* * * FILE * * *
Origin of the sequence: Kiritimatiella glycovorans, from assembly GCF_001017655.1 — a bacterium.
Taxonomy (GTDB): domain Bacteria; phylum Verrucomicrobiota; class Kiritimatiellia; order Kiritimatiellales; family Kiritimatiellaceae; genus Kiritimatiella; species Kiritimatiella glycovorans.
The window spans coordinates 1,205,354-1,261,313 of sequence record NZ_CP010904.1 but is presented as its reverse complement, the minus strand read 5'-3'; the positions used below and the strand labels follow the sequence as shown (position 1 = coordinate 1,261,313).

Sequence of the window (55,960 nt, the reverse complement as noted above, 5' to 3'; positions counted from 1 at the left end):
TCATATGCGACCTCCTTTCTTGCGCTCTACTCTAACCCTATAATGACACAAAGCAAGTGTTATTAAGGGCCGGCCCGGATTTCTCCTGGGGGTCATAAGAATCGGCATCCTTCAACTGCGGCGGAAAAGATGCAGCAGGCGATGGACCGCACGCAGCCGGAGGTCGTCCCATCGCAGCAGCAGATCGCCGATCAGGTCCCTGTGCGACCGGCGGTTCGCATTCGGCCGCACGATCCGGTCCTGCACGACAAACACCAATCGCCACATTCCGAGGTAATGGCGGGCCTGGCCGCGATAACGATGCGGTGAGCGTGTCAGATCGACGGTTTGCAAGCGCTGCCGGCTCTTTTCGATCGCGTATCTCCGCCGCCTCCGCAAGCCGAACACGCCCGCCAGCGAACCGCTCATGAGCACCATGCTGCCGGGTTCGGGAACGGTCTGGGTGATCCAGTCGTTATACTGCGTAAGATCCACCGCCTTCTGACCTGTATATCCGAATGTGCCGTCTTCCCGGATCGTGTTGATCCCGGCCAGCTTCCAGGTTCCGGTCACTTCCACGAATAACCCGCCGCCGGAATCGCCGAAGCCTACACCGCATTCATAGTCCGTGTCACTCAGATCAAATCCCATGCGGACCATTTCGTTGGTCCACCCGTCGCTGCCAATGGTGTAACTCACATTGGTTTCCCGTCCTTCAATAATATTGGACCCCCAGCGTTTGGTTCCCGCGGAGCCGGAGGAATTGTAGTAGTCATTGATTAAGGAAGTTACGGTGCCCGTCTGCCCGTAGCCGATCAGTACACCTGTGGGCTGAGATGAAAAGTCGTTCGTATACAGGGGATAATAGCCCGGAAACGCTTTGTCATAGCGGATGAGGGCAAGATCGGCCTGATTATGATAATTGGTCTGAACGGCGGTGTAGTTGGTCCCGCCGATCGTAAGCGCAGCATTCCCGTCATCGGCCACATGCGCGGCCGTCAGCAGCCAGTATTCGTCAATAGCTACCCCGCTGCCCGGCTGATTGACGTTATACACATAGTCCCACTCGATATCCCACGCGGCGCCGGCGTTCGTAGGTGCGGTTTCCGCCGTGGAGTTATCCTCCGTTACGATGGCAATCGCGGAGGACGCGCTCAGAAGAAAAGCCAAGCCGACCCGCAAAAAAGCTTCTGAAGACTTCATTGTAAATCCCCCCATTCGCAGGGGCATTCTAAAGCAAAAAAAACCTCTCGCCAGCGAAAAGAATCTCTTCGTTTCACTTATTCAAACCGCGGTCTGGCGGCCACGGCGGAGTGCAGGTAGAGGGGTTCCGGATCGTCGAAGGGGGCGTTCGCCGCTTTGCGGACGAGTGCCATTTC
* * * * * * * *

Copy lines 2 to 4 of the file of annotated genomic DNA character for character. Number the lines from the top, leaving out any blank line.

Taxonomy (GTDB): domain Bacteria; phylum Verrucomicrobiota; class Kiritimatiellia; order Kiritimatiellales; family Kiritimatiellaceae; genus Kiritimatiella; species Kiritimatiella glycovorans.
The window spans coordinates 1,205,354-1,261,313 of sequence record NZ_CP010904.1 but is presented as its reverse complement, the minus strand read 5'-3'; the positions used below and the strand labels follow the sequence as shown (position 1 = coordinate 1,261,313).

Sequence of the window (55,960 nt, the reverse complement as noted above, 5' to 3'; positions counted from 1 at the left end):